Results from a clinical trial show that a new immunotherapy treatment, when added to standard chemotherapy, significantly prolongs survival in women with recurrent ovarian cancer.
The randomised phase II trial compared overall survival of women who received chemotherapy with and without immunotherapy for recurrent ovarian cancer.
Women treated with a combination of chemotherapy and immunotherapy experienced significantly prolonged survival.
The treatment is referred to as dendritic cell-based immunotherapy.
It uses the patient’s own immune system to combat cancer and offers long-lasting antitumor immunity.
Immunotherapies are one of the newest and most promising treatments for ovarian cancer, which typically is diagnosed at a later stage and subsequently harder to treat.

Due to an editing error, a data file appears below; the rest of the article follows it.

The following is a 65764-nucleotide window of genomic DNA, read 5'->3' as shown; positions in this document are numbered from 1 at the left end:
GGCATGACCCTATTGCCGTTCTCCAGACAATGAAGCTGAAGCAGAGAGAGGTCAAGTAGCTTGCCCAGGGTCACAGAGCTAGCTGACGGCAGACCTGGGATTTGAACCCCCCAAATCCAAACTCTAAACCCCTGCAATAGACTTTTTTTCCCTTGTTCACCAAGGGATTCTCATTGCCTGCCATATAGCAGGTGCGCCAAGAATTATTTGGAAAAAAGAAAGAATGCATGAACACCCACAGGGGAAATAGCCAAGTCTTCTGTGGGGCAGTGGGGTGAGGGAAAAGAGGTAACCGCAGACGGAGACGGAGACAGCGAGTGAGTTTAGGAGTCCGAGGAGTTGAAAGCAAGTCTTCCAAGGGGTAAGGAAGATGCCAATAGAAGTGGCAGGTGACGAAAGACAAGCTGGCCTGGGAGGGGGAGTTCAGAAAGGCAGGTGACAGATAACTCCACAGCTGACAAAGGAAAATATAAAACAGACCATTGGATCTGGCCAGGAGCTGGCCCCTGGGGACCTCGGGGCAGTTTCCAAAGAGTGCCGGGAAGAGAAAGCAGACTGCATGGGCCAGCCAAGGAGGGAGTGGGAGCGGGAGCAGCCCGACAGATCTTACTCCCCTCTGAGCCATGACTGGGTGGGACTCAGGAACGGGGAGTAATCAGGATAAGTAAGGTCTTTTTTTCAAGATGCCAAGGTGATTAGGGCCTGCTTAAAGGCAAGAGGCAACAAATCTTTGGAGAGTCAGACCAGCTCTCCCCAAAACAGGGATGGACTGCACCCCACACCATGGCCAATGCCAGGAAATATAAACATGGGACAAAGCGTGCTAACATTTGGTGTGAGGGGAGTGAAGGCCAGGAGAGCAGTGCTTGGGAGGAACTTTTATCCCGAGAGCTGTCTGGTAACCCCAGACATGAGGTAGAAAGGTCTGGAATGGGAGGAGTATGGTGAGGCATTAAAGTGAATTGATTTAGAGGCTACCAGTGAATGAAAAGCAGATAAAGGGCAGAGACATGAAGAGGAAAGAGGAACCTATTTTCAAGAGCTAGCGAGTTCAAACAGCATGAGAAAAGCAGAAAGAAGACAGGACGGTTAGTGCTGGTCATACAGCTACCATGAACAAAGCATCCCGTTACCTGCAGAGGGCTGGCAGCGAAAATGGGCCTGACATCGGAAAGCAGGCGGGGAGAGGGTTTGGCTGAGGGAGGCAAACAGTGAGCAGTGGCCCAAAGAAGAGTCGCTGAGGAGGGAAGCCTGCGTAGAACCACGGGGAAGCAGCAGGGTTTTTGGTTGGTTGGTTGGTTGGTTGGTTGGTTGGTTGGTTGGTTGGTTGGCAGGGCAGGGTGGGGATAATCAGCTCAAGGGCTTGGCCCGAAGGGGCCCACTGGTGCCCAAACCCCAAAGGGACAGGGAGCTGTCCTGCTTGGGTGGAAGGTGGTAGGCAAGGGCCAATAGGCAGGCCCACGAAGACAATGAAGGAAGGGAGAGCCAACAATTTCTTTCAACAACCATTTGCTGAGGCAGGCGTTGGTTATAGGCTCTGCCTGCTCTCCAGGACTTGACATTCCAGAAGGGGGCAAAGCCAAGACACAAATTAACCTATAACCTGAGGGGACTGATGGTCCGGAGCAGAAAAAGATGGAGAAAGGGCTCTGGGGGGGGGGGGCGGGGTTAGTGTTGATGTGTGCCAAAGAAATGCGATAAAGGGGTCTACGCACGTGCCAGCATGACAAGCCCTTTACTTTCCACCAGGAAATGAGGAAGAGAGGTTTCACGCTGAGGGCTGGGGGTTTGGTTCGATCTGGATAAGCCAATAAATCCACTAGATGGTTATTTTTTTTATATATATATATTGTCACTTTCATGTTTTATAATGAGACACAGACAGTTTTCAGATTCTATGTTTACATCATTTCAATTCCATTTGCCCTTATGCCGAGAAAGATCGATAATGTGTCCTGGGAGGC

David Cibula, MD, PhD, a physician with Gynecologic Oncology Centre, First Faculty of Medicine, Charles University and General University Hospital in Prague, presented the results at the Society of Gynecologic Oncology’s 50th Annual Meeting on Women’s Cancer.
"The most important objective of cancer treatment is to prolong overall survival while maintaining a good quality of life during treatment. A major advantage of this immunotherapy is an excellent safety profile and tolerance by patients thanks to an almost absence of any toxicity,” said Dr Cibula
“There are currently not many other alternatives in clinical development with such promising results,” added Dr Cibula
A larger phase III clinical trial is planned for 2019.
The World Cancer Declaration recognises that to make major reductions in premature deaths, innovative education and training opportunities for healthcare workers in all disciplines of cancer control need to improve significantly.
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